Imagine you are a small public company two days away from your year-end and well below your sales target. You know that even a small miss in your projections will kill your share price and you have a great acquisition lined up that you want to do on a share-for-share basis. If your shares bomb this will almost certainly be the end of it. Just before complete panic sets in, you have the chance to do a big one-off sale, but at a major discount to your current price list.
Now the conundrum – do you do the trade but badly destroy your sales for the next year and mightily piss off your other customers? They will probably lose lots of money because they cannot compete with your one-off player who launches a major advertising campaign offering a giant one-off sale, never to be repeated again.
Now I know all of you will be saying that you would not, of course, sacrifice your integrity for the one-off deal. But interestingly, this is not a fantasy story but something that actually happened. The company in question grasped this low-price deal. The buyer discounted like mad but in so doing, completely changed the price point for the company’s products. And, you guessed it I’m sure, the heavily-discounted sale was the making of the company – opportunism, bringing a change of strategy, and like all really good business decisions, totally by default.
But before you dismiss me as just being flippant, I should say I view the whole area of how opportunism and longer-term strategy fit together, deadly seriously. This is almost where the delta between the entrepreneur and the professional manager meet. The issue becomes particularly poignant when considering whether to stick to your knitting or to chase new markets. The entrepreneur tends to want to move onto the next best thing, the professional manager grinds out the numbers. The entrepreneur spends ahead of revenue, grasps the opportunity. The manager follows the business metrics within the business plan sent to the bank… you get the picture.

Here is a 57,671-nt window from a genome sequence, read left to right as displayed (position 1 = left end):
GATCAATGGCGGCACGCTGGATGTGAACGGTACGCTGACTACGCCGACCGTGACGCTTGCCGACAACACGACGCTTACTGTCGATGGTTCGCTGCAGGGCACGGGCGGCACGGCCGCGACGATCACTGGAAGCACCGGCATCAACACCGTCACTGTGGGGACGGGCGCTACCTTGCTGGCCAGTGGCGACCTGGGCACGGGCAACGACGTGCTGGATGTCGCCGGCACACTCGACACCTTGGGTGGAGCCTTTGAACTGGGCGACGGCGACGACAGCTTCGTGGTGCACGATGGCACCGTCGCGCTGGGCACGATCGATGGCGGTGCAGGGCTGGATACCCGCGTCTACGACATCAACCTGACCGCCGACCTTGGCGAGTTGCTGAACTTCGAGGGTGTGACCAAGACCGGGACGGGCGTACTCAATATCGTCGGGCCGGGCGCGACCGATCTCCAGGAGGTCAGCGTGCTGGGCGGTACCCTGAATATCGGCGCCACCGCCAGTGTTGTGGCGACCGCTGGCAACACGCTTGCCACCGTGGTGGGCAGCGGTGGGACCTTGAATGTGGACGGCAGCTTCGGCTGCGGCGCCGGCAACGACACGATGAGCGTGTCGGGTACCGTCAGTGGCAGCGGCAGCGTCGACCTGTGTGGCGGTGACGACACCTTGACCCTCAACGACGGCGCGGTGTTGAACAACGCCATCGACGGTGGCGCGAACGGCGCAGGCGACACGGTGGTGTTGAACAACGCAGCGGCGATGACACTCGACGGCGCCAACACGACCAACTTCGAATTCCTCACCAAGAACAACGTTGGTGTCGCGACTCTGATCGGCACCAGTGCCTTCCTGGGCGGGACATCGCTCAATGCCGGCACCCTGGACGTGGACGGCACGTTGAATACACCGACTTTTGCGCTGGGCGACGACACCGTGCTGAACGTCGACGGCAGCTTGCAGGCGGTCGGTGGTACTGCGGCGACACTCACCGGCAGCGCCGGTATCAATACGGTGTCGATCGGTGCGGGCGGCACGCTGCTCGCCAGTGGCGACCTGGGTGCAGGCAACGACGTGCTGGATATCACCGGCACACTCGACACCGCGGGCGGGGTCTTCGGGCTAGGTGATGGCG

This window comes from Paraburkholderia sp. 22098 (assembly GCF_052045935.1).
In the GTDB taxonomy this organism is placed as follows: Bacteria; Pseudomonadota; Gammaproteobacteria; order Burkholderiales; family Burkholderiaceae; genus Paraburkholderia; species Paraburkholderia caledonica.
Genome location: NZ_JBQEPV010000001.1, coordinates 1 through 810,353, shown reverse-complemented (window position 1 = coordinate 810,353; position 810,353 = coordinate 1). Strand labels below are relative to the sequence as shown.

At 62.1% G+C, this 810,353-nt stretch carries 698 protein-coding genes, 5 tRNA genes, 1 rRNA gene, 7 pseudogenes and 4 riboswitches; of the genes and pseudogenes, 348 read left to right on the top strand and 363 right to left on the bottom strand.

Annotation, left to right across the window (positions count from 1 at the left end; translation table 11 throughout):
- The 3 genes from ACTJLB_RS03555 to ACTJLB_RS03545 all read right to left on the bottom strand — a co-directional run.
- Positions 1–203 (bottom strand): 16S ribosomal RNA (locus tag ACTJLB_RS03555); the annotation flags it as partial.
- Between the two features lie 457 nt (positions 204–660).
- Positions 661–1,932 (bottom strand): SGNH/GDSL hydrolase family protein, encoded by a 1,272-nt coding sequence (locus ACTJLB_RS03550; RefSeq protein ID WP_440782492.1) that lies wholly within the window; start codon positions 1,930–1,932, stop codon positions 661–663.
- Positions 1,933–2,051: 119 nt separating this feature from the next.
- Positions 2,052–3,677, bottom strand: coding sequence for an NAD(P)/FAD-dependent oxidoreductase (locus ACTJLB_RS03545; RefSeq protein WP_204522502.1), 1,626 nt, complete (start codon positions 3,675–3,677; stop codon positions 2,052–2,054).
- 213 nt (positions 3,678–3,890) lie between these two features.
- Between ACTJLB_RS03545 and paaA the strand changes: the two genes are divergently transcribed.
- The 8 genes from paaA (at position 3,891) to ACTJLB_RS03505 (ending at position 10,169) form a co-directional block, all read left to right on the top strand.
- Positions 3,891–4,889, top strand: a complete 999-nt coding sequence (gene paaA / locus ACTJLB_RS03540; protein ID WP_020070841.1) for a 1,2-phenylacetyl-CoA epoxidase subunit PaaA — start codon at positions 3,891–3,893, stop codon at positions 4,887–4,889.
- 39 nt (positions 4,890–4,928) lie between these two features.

Strategy as convenience
In some cases, management also use the word ‘strategic’ to justify taking on a high level of business risk – such as taking on a heavily subsidised deal in a new market, completely outside the company’s core competency – very often because panic has set in due to a dearth of new orders. You can just hear the debate in the management meeting: how this will ‘recover overheads’ and is a real opportunity to expand the company’s products. Most often these decisions end in tears – entering new markets strategically requires real market research, proper allocation of manpower resources and financial and cashflow planning – not just reacting to short-term market conditions. Here, ‘strategy’ is a cloak for poor opportunism.
So being strategic can be described as boring. It is based around running the existing business better and concentrating on the company’s core competencies. Within this, innovation can and must play a key part. Challenging the business model ever so slightly to increase pricing, improving your widget in some cases by pure design or changing your organisation structures to allow more empowerment by your management might not seem strategic, but it can certainly yield great results to the bottom line.
Being strategic is also about deciding where you want your company to be x years from now, in many cases to maximise its exit value. This may involve selling off parts of your business so you can focus on the higher margin, and possibly less competitive, areas of the market, which attract a higher price on sale.
So back to opportunism
For those of us who are football fans, the ‘opportunity’ to sign a real star is often an irresistible urge. The club knows it will bust all their wage guidelines and if they don’t win a trophy, possibly bring the club into receivership a la Leeds United. In fact, pay structure in people businesses and how to attract stars is another classic case where the dichotomy between opportunism and a longer-term, safer strategy can occur. Do you spend the money you would have paid on the star today or invest in finding and developing your own stars of the future? All I can say is I’m glad I’m not in charge of a football club!
But opportunism has been the making of many of our great companies today. Vodafone came out of Ernie Harrison’s big bet on mobile telephony; Man Group, the hedge fund manager, from the stock market crash of 2000 and a reaction to long only funds – both cases of opportunities that were seized upon by management. And Richard Branson, Stelios Haji-Ioannou – opportunists or great strategists? I’ll let you decide on that one.
Michael Jackson is chairman of Elderstreet Investments, the leading technology venture capitalist which he founded in 1990. He is also chairman of Sage, the FTSE-100 accounting software group, which he has been closely involved with for the last 20 years, since its unquoted days. Michael is an entrepreneur and legendary investor in his own right.